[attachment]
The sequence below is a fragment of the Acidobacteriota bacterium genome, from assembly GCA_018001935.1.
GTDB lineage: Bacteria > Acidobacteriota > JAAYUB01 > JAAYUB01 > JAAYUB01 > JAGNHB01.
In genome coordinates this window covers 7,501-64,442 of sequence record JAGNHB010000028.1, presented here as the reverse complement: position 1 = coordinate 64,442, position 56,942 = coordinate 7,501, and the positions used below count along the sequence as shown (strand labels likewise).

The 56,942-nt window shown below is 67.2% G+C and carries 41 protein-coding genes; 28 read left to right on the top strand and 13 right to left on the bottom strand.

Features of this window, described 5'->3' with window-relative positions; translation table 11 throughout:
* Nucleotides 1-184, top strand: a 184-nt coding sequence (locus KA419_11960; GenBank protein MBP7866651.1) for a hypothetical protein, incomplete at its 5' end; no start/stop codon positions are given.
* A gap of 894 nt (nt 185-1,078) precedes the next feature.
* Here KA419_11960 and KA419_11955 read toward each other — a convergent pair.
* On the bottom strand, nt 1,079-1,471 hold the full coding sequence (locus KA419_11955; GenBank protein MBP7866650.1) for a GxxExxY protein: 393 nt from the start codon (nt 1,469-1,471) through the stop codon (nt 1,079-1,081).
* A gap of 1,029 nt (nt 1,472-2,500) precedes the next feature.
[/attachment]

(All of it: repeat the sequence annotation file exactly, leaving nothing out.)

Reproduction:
The sequence below is a fragment of the Acidobacteriota bacterium genome, from assembly GCA_018001935.1.
GTDB lineage: Bacteria > Acidobacteriota > JAAYUB01 > JAAYUB01 > JAAYUB01 > JAGNHB01.
In genome coordinates this window covers 7,501-64,442 of sequence record JAGNHB010000028.1, presented here as the reverse complement: position 1 = coordinate 64,442, position 56,942 = coordinate 7,501, and the positions used below count along the sequence as shown (strand labels likewise).

The 56,942-nt window shown below is 67.2% G+C and carries 41 protein-coding genes; 28 read left to right on the top strand and 13 right to left on the bottom strand.

Features of this window, described 5'->3' with window-relative positions; translation table 11 throughout:
* Nucleotides 1-184, top strand: a 184-nt coding sequence (locus KA419_11960; GenBank protein MBP7866651.1) for a hypothetical protein, incomplete at its 5' end; no start/stop codon positions are given.
* A gap of 894 nt (nt 185-1,078) precedes the next feature.
* Here KA419_11960 and KA419_11955 read toward each other — a convergent pair.
* On the bottom strand, nt 1,079-1,471 hold the full coding sequence (locus KA419_11955; GenBank protein MBP7866650.1) for a GxxExxY protein: 393 nt from the start codon (nt 1,469-1,471) through the stop codon (nt 1,079-1,081).
* A gap of 1,029 nt (nt 1,472-2,500) precedes the next feature.